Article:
We sat down and Mother dished up the food. She set the pail of water on the stove to heat for the dishes. She said, “It isn’t very much, and it probably isn’t very good. These cow chips don’t make a fire like cobs or kindling. I’ll have to get used to them. But I guess we won’t starve.”
It looked like home; it smelled like home, for all the pitch smell of the new pine lumber; it even sounded like home, with Mother making little of a good meal.
The next day we hung the door and put in the window sash. It took longer than we thought, so it was the middle of the afternoon before we got to the well. We threaded the pipe into the cylinder and hooked up the pump rod and we lowered them into the well and fastened the pump on top. Father sawed two planks for the pump to sit on till we could build a platform. It was almost dark, but when I went to work with the pump handle we had water, well water, to wash the dishes in that night.
Mother said her men were wonderful. “You’ve built the house, you’ve dug the well and got the pump working. I guess we’ll make out.”
We decided the barn could wait a while, but we had to have a chicken house or the coyotes would get all the chickens. Father said this was as good a time as any to learn how to cut sod and lay it. “If it doesn’t turn out right,” he said, “I guess the chickens won’t mind.”
So we took the chalk line and four stakes and laid out a six-foot square, and that was the floor plan. We hitched the team to the breaking plow and went down to the edge of the draw and plowed a deep furrow in the tough grass. The sod turned in a thick, root-matted strip. Father plowed half a dozen furrows, then took the spade and cut the strips of sod into chunks a foot and a half long.
We brought the wagon and hauled a load of those sod strips to where we’d laid out the chicken house, and Father laid a line of sod around the chalk line, leaving a gap for the doorway. Then I helped lay the next layer, grass side down and seeing to it that the joints didn’t match up, so each sod overlapped on the two pieces below, like bricks. We put on layer after layer till we had the walls up three feet, then made a door frame out of two by sixes and set it into place. We plowed more sod and went on up with the walls until it was high enough for Mother to stand inside. Then we put the rafters on and nailed the roof boards, leaving wide eaves to keep the rain from washing down the sod. We put a layer of sod on the roof, and it was finished except for the door, which we built out of shiplap. We hinged the door into place, and there was the chicken house, a shed-roofed little building like an old-time fort except it didn’t have any loopholes through which you could shoot at the enemy.
Father looked at it and said, “There’s probably lots of better chicken houses, but I never built a better one.”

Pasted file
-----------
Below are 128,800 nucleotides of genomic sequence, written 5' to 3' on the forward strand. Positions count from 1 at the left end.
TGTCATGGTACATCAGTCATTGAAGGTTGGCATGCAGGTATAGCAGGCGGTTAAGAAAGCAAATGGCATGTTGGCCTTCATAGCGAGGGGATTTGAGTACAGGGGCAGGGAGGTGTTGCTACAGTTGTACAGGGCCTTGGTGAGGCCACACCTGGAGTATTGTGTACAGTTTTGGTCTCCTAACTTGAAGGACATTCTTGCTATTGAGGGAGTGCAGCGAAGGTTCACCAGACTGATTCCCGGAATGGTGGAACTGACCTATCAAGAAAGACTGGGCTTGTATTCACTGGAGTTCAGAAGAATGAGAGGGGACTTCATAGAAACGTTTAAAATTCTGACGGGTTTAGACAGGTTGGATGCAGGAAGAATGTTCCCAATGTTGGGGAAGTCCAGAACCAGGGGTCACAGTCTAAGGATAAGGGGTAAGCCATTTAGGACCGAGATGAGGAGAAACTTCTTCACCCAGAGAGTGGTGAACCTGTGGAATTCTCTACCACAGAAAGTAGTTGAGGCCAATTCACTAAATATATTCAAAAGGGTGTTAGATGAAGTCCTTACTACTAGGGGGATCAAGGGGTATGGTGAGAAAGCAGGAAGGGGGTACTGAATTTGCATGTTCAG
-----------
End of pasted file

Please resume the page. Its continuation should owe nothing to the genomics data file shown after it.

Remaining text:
Mother said, “The walls aren’t quite plumb and it isn’t exactly square, but it ought to keep the chickens in and the coyotes out. Now if you’ll just run the plow through that patch where you took the sod I’ll have a place for a garden.”
Oh, there was so much to do and there were so many things to see! Sunrise was the most beautiful thing in the whole world, with a few clouds in the east every morning, just waiting to be pinked and gilded. Sunset was full of purple and red and sometimes silvery and even yellow halfway to the top of the sky. Night was full of coolness and stars, and there was a new moon there in the west that got higher and bigger every evening. The hills turned greener every day, and in one little hollow not a hundred yards from the house I found a patch of yellow violets, tiny golden violets that I picked and carried to Mother. She said they were the prettiest flowers she’d seen since we left home, and she put them in a water glass and set them on the window sill. Up the slope back
Every morning the meadow larks sang, “See this fine world!” and “This is a time to be alive!” I knew that’s what they sang because the words fitted their notes so well. And every evening the bullbats, wide-winged night hawks, came swooping and sailing just about sunset, sailing like hawks, then beating their wings quickly for a few beats, then sailing again; and now and then swooping toward the earth in breath-taking dives with an echoing bull roar of air through their spread wing feathers. They were wonderful birds, even though their cries were nothing but a scratchy kind of complaining eeep-eeep! Sometimes a dozen of them would gather over our draw and sail and dive there for an hour or longer.
Down Ketchem Holler the coyotes yipped almost every evening, and it always made me shiver just a little, because they were almost-wolves. But when a night came that they didn’t howl it seemed almost lonesome because the night was so still, so quiet. I would lie awake and listen for them, and wait, and wait and listen and listen, and finally I would fall asleep still listening. And the next thing I knew it was morning again and the meadow larks were singing, “This is a time to be alive!” and I got up and pulled on my overalls, very quietly, and went outdoors to watch the sunrise.
One morning there was the sound of men and wagons down in Ketchem Holler, half a mile from the house. John Gerrity’s men had come to the camp with loads of panels for the sheep pens. They unloaded the long wooden panels and set them up, fastening them together with baling wire, and they put the pump in the well and started the windmill, to pump water into the big watering tank.
They got the camp all set up, and the next morning they brought the herder’s wagon and left it on the hillside beside the pens. That afternoon the herder came with a big flock of sheep, and there was the din of blatting ewes, bleating lambs, bass-voiced rams, and sheep bells. From that time on, till the sheep went back to the main ranch for the winter, I seldom heard coyotes at night. I went to sleep to the sound of the sheep blatting and the sheep bells clanging across the valley.